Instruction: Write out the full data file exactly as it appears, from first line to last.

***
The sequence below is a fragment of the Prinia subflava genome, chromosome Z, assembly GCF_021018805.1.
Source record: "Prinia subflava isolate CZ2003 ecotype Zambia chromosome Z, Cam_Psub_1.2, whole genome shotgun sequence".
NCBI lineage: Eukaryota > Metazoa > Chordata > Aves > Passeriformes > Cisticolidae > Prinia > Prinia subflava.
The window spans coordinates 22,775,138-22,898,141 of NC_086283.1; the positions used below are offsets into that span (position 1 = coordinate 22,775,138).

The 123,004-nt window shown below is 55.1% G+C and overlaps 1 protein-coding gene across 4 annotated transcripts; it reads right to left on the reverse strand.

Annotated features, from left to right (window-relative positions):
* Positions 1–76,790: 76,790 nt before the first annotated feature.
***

The sequence below is a fragment of the Prinia subflava genome, chromosome Z, assembly GCF_021018805.1.
Source record: "Prinia subflava isolate CZ2003 ecotype Zambia chromosome Z, Cam_Psub_1.2, whole genome shotgun sequence".
NCBI lineage: Eukaryota > Metazoa > Chordata > Aves > Passeriformes > Cisticolidae > Prinia > Prinia subflava.
The window spans coordinates 22,775,138-22,898,141 of NC_086283.1; the positions used below are offsets into that span (position 1 = coordinate 22,775,138).

The 123,004-nt window shown below is 55.1% G+C and overlaps 1 protein-coding gene across 4 annotated transcripts; it reads right to left on the reverse strand.

Annotated features, from left to right (window-relative positions):
* Positions 1–76,790: 76,790 nt before the first annotated feature.